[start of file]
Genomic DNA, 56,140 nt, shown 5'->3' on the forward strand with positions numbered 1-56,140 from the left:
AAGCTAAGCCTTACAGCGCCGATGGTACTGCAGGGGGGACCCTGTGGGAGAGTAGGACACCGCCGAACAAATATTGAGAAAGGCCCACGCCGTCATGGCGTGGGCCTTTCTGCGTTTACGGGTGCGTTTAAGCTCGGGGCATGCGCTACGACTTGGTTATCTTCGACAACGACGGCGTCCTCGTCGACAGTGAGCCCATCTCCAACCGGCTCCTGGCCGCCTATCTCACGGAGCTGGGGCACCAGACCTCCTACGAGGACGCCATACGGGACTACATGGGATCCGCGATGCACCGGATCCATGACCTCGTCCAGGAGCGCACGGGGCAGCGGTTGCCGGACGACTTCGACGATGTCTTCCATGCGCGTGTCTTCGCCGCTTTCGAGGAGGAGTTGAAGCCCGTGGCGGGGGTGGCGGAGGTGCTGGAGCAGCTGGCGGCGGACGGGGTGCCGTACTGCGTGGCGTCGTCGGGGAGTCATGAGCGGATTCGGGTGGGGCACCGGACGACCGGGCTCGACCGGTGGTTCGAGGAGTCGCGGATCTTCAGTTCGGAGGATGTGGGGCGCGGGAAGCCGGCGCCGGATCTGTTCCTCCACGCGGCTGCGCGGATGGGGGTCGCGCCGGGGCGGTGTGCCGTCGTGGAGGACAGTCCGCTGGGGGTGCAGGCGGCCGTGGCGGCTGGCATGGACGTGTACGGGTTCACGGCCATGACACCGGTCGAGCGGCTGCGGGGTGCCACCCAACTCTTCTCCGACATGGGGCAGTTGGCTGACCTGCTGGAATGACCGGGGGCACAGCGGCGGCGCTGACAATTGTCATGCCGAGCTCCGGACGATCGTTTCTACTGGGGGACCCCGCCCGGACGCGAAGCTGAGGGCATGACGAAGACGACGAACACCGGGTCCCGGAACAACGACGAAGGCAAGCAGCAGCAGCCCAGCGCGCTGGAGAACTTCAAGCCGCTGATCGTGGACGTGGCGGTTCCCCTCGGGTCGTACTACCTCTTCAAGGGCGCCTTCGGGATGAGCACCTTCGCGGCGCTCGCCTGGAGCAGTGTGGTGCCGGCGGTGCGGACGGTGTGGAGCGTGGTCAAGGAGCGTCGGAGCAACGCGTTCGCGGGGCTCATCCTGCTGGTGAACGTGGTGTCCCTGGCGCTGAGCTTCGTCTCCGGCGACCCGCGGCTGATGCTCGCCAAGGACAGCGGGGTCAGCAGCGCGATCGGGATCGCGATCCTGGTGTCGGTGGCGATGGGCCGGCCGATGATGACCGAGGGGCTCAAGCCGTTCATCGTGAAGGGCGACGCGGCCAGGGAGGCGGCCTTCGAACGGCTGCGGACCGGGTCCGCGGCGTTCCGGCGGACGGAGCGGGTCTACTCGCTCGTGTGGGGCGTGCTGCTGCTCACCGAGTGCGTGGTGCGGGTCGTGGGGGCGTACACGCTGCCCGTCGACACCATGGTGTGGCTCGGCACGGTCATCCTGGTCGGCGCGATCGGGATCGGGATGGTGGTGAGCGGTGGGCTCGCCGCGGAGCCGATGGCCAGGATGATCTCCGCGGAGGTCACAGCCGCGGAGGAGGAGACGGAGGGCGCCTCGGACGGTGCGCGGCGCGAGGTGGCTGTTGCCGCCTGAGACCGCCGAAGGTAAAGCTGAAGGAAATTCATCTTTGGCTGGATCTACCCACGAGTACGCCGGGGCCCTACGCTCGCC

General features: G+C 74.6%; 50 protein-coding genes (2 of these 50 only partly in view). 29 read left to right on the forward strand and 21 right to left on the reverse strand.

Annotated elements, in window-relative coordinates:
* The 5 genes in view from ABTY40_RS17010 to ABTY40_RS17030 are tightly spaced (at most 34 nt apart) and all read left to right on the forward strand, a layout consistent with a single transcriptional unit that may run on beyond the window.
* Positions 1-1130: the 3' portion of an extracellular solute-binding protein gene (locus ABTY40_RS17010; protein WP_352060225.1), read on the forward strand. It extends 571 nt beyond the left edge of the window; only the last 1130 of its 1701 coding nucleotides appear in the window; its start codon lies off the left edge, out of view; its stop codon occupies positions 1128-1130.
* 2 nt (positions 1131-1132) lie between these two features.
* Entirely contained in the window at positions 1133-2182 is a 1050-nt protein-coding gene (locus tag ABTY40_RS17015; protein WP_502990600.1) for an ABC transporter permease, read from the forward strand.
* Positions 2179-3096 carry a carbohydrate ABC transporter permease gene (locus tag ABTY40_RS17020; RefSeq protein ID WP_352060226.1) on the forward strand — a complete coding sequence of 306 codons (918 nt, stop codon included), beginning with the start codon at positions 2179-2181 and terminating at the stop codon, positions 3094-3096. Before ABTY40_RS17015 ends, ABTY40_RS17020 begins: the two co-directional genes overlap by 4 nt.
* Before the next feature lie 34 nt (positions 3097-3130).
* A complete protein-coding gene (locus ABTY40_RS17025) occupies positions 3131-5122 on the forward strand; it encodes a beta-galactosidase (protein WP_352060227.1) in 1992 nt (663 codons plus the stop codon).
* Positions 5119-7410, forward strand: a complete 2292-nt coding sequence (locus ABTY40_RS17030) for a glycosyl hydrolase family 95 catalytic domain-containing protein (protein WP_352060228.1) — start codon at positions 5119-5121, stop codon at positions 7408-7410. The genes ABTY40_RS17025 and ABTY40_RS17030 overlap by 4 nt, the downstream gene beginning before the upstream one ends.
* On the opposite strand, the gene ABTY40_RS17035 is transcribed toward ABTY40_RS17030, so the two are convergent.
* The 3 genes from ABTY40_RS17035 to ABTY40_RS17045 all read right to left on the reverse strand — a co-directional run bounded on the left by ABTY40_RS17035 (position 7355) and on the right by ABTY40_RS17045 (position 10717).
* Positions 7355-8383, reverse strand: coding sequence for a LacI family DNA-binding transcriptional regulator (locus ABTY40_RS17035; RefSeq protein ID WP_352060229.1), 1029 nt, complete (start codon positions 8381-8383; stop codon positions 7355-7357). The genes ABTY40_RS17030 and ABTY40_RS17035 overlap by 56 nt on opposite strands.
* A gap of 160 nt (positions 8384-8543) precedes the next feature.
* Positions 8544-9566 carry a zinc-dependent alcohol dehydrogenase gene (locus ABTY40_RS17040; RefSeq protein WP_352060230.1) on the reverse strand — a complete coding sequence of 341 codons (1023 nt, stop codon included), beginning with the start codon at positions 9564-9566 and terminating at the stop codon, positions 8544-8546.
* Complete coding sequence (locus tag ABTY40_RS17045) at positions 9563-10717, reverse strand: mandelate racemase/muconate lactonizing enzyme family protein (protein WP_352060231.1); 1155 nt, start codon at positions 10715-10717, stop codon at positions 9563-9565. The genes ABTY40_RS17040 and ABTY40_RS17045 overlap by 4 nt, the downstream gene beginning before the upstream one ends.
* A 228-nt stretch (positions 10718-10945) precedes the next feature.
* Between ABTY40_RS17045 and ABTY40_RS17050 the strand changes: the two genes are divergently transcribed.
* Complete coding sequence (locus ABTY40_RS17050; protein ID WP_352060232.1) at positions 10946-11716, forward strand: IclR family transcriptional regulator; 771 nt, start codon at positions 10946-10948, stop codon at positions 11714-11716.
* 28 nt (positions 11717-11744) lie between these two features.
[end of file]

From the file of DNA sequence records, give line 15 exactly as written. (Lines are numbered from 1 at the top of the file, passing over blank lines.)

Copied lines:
* Positions 7355-8383, reverse strand: coding sequence for a LacI family DNA-binding transcriptional regulator (locus ABTY40_RS17035; RefSeq protein ID WP_352060229.1), 1029 nt, complete (start codon positions 8381-8383; stop codon positions 7355-7357). The genes ABTY40_RS17030 and ABTY40_RS17035 overlap by 56 nt on opposite strands.